In Poeville, weird things happen all the time.
C. Auguste Dupin enjoys snacks, cleaning his fur, and sleeping in the Reed Moore Library where his human, Penny Copper, is the librarian. When Penny's Auntie Dido asks her niece for a favor, Dupin never expected it would turn into a case requiring his considerable deductive skills.
After Penny, Dido is Dupin's favorite human. She makes the most fantastic savory sardine crackers. At first, the favor sounds simple: return a diamond necklace to Dido's amorous florist Roderick Allan. It also sounds like the perfect opportunity for more crackers. When Roderick Allan is discovered walled up in his basement, it becomes more than a case of missed naps and forgotten snacks.
Dupin wants his routine back, more crackers, Auntie Dido's dog Patches out of his hair, and Dido herself safe back at home. Which means helping Penny figure out how a simple task has gone deadly wrong!
C. Auguste Dupin's nose itched. He twitched a couple whiskers, but he really didn't want to move. After over an hour of careful adjustments, he had found the perfect position to sprawl across the concrete park bench and soak up as much of the sun's rays as possible. The heat soaked through his fur into his bones. Perfect, except for that itch.
It smelled of chamomile tea and sardine crackers.
Dupin's amber eyes snapped open. The only other muscle that twitched was the tip of his tail, lifting and falling back to the concrete bench. From his current position, he saw all the way up the green swath of lawn to the massive log house at the top of the hill, the Reed Moore Library.
The green metal roof glistened in the light. A couple small white butterflies flitted above bright yellow dandelions dotting the lawn. He heard the quiet drone of traffic on the roads at the bottom of the hill. Humans coming and going in Poeville's downtown district.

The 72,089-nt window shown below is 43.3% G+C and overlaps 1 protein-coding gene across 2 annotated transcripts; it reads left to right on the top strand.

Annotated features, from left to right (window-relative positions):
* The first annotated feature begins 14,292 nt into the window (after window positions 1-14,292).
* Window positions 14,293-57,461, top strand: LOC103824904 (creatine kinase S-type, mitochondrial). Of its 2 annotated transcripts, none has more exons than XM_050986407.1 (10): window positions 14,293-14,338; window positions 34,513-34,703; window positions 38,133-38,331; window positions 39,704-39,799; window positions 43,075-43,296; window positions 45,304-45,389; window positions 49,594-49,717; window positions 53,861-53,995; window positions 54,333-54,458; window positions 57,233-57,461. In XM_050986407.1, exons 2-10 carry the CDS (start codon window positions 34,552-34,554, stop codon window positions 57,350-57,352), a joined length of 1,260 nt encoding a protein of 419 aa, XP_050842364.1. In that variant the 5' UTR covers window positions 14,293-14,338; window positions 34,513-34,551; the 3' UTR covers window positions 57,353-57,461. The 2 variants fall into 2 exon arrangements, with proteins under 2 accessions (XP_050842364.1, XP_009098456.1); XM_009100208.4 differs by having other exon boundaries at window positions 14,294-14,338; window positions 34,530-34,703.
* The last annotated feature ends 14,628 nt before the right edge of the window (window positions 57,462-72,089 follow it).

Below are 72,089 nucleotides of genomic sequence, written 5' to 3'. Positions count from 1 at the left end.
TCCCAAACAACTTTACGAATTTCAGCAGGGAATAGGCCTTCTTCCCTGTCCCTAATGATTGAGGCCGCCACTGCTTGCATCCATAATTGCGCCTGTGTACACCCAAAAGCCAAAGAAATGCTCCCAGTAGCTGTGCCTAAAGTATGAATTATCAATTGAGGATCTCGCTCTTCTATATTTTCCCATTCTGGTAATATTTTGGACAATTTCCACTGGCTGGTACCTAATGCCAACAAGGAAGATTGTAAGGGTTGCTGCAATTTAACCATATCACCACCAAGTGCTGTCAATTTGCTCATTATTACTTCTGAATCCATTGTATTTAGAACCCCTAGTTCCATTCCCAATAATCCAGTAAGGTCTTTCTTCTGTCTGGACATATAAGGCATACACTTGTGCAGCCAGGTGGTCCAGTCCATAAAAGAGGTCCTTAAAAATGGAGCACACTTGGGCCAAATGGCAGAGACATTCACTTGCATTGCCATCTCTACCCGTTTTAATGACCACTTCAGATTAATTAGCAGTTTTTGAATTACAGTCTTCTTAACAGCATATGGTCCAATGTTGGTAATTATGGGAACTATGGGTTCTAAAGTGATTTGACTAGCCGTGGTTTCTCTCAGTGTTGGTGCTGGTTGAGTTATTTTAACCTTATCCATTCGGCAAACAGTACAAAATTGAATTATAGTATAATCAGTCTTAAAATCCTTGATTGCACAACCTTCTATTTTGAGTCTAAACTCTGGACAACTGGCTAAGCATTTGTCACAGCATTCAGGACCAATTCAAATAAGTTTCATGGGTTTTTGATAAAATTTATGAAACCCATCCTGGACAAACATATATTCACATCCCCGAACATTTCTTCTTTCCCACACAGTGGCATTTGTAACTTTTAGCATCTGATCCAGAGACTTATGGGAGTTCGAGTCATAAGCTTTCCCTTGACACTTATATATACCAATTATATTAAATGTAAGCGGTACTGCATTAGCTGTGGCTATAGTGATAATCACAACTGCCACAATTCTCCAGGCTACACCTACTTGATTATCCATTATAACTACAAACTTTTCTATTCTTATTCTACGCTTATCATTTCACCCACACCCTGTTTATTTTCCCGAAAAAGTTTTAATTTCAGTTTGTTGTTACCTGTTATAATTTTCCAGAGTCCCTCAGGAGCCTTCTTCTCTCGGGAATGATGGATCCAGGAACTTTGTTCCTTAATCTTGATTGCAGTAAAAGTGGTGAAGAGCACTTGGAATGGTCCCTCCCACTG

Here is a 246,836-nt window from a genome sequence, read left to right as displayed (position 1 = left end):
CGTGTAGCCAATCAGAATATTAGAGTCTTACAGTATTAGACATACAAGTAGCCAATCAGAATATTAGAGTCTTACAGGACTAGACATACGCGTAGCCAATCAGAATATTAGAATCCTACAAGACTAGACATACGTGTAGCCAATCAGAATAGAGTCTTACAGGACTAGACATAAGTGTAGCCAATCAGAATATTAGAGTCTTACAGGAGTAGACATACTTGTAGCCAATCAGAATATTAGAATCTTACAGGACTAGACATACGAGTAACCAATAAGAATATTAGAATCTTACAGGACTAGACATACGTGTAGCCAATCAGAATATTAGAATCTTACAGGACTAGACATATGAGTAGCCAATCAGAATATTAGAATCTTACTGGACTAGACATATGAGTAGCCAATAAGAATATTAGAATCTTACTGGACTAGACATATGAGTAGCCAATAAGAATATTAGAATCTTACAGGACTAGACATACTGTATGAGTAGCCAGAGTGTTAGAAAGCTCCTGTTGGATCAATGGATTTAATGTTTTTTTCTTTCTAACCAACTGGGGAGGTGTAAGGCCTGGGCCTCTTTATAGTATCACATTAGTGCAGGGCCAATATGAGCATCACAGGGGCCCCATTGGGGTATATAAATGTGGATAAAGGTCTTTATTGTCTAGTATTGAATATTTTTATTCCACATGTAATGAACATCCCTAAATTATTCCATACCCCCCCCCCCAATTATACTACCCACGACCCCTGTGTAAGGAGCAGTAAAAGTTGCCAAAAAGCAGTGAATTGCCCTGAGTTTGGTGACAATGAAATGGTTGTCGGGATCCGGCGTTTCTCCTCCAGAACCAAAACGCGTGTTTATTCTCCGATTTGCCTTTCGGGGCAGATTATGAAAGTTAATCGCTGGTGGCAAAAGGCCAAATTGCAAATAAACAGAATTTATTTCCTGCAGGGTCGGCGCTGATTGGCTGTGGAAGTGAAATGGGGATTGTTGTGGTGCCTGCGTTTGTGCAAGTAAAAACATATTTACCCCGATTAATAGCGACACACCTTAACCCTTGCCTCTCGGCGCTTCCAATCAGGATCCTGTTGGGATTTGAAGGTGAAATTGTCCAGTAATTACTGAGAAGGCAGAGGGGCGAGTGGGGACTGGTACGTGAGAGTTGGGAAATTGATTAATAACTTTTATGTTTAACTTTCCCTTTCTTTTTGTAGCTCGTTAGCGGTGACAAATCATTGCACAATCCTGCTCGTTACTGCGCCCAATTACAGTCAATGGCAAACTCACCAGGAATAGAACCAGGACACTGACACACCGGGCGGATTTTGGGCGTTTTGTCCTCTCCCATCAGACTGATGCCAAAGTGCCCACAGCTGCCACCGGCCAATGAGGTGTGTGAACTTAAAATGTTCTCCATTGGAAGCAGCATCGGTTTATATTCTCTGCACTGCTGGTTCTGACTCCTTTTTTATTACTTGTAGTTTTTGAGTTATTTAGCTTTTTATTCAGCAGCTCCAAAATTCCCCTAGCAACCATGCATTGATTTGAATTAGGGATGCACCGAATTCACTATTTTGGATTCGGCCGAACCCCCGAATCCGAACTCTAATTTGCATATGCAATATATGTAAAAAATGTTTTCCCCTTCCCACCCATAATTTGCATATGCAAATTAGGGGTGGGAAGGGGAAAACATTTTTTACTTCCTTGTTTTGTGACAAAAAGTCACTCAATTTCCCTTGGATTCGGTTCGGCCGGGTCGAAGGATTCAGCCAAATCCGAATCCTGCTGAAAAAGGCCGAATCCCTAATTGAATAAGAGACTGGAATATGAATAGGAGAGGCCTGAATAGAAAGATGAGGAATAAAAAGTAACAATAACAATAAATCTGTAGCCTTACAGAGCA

Not too busy on this sunny afternoon. Even closer he heard the tap, tap of short heels against the concrete path that wound around the bubbling fountain. A few more steps and the human who smelled of chamomile tea and sardine crackers would reach his bench.
With a teeth-revealing yawn, Dupin rolled smoothly onto his feet and stretched into a deep bend. The possibility of treats, especially sardine crackers, was enough to motivate him into motion. Besides their thumbs, treats were one thing good about the humans he saw each day.
He knew this human. Age might have shrunk her and turned her hair gray, but she wore a bright yellow jacket, frilly white lace down the front, a matching skirt and two matching shoes with short heels. For humans, clothing took the place of fur, poor creatures that they were. She looked very neat, as neat as her niece or a cat, for that matter. On one arm she carried a bright green purse that bulged in an interesting fashion. In her other hand, she pulled a wheeled suitcase, shining a bright artificial green like a legless beetle.
It was Penny's aunt, Tabitha Dido, his human's sole surviving relative. She was no doubt on her way to see Penny now, the librarian up at the Reed Moore Library. The suitcase bothered him, but he dismissed it. There were more important considerations.
First, there was the matter of sardine crackers.